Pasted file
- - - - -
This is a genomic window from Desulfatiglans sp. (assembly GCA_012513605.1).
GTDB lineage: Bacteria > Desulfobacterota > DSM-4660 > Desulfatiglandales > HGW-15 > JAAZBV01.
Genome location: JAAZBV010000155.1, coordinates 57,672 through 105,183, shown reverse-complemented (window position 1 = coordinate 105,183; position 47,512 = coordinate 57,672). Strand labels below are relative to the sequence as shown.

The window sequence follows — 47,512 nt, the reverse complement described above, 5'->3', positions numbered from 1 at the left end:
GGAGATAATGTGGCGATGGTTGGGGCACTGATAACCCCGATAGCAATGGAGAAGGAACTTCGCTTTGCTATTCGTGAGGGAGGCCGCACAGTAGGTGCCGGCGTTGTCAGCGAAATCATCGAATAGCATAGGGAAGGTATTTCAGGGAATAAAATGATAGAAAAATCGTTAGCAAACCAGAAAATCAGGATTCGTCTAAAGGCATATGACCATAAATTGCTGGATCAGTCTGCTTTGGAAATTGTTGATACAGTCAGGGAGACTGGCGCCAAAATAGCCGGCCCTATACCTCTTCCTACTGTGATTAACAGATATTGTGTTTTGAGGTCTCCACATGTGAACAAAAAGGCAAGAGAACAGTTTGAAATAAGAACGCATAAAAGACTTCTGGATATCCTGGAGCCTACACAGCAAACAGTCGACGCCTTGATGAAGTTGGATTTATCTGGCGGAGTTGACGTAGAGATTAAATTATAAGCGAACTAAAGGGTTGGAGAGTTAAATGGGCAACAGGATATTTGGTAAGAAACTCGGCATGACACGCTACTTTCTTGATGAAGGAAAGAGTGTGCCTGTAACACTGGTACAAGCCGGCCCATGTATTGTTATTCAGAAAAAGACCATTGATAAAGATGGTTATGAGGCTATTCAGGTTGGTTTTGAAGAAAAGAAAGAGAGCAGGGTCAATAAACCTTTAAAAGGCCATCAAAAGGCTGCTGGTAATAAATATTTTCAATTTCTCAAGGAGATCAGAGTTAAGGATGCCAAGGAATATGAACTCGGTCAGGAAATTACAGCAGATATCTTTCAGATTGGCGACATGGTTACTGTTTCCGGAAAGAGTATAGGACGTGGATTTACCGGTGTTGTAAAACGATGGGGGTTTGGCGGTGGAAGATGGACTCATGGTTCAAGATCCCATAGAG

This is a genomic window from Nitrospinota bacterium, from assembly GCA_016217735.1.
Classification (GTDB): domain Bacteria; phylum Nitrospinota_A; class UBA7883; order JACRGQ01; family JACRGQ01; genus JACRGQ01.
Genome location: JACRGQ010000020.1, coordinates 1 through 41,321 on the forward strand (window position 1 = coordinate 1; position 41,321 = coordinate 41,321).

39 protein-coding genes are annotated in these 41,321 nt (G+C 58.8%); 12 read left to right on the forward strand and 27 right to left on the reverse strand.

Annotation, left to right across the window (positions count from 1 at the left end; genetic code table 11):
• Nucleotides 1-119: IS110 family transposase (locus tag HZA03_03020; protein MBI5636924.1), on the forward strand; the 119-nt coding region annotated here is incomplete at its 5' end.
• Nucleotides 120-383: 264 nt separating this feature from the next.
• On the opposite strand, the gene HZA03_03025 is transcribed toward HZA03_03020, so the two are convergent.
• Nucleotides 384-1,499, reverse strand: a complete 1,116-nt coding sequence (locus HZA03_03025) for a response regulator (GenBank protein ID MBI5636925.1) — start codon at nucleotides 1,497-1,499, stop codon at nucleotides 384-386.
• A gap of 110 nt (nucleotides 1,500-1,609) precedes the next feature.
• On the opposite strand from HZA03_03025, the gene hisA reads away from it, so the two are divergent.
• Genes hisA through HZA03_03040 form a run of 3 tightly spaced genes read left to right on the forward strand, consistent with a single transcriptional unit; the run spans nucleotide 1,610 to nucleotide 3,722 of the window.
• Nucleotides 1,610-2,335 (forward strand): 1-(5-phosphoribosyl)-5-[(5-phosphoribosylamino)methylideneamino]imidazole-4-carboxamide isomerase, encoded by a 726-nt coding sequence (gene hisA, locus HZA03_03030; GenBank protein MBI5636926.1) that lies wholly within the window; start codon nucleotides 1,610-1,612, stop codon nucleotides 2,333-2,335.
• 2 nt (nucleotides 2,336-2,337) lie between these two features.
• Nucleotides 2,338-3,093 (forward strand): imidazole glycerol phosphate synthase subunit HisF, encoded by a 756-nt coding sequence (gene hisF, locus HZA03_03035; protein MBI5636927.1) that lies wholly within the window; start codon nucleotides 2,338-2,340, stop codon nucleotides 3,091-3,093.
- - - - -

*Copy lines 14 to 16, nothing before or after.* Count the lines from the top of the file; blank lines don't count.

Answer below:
• Nucleotides 384-1,499, reverse strand: a complete 1,116-nt coding sequence (locus HZA03_03025) for a response regulator (GenBank protein ID MBI5636925.1) — start codon at nucleotides 1,497-1,499, stop codon at nucleotides 384-386.
• A gap of 110 nt (nucleotides 1,500-1,609) precedes the next feature.
• On the opposite strand from HZA03_03025, the gene hisA reads away from it, so the two are divergent.